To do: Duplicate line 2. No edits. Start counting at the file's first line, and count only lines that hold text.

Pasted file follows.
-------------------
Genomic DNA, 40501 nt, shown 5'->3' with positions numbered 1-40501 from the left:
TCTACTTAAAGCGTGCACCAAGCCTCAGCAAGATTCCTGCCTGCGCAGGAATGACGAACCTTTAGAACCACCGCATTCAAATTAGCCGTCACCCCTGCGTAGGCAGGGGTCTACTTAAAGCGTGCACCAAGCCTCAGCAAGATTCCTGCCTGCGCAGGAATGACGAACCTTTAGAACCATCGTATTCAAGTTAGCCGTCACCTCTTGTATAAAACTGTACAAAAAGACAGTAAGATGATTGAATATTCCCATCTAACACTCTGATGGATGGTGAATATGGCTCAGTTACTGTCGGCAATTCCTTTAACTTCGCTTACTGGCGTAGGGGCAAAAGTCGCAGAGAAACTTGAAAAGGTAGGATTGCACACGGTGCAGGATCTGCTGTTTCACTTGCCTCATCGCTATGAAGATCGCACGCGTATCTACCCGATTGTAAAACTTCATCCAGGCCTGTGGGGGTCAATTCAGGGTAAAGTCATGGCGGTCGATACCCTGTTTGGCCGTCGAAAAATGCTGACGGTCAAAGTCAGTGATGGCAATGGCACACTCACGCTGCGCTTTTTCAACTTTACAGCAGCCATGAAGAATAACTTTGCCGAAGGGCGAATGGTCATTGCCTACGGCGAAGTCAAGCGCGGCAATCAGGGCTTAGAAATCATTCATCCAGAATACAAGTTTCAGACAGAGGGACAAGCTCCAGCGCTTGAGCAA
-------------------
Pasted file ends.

TCTACTTAAAGCGTGCACCAAGCCTCAGCAAGATTCCTGCCTGCGCAGGAATGACGAACCTTTAGAACCACCGCATTCAAATTAGCCGTCACCCCTGCGTAGGCAGGGGTCTACTTAAAGCGTGCACCAAGCCTCAGCAAGATTCCTGCCTGCGCAGGAATGACGAACCTTTAGAACCATCGTATTCAAGTTAGCCGTCACCTCTTGTATAAAACTGTACAAAAAGACAGTAAGATGATTGAATATTCCCATCTAACACTCTGATGGATGGTGAATATGGCTCAGTTACTGTCGGCAATTCCTTTAACTTCGCTTACTGGCGTAGGGGCAAAAGTCGCAGAGAAACTTGAAAAGGTAGGATTGCACACGGTGCAGGATCTGCTGTTTCACTTGCCTCATCGCTATGAAGATCGCACGCGTATCTACCCGATTGTAAAACTTCATCCAGGCCTGTGGGGGTCAATTCAGGGTAAAGTCATGGCGGTCGATACCCTGTTTGGCCGTCGAAAAATGCTGACGGTCAAAGTCAGTGATGGCAATGGCACACTCACGCTGCGCTTTTTCAACTTTACAGCAGCCATGAAGAATAACTTTGCCGAAGGGCGAATGGTCATTGCCTACGGCGAAGTCAAGCGCGGCAATCAGGGCTTAGAAATCATTCATCCAGAATACAAGTTTCAGACAGAGGGACAAGCTCCAGCGCTTGAGCAA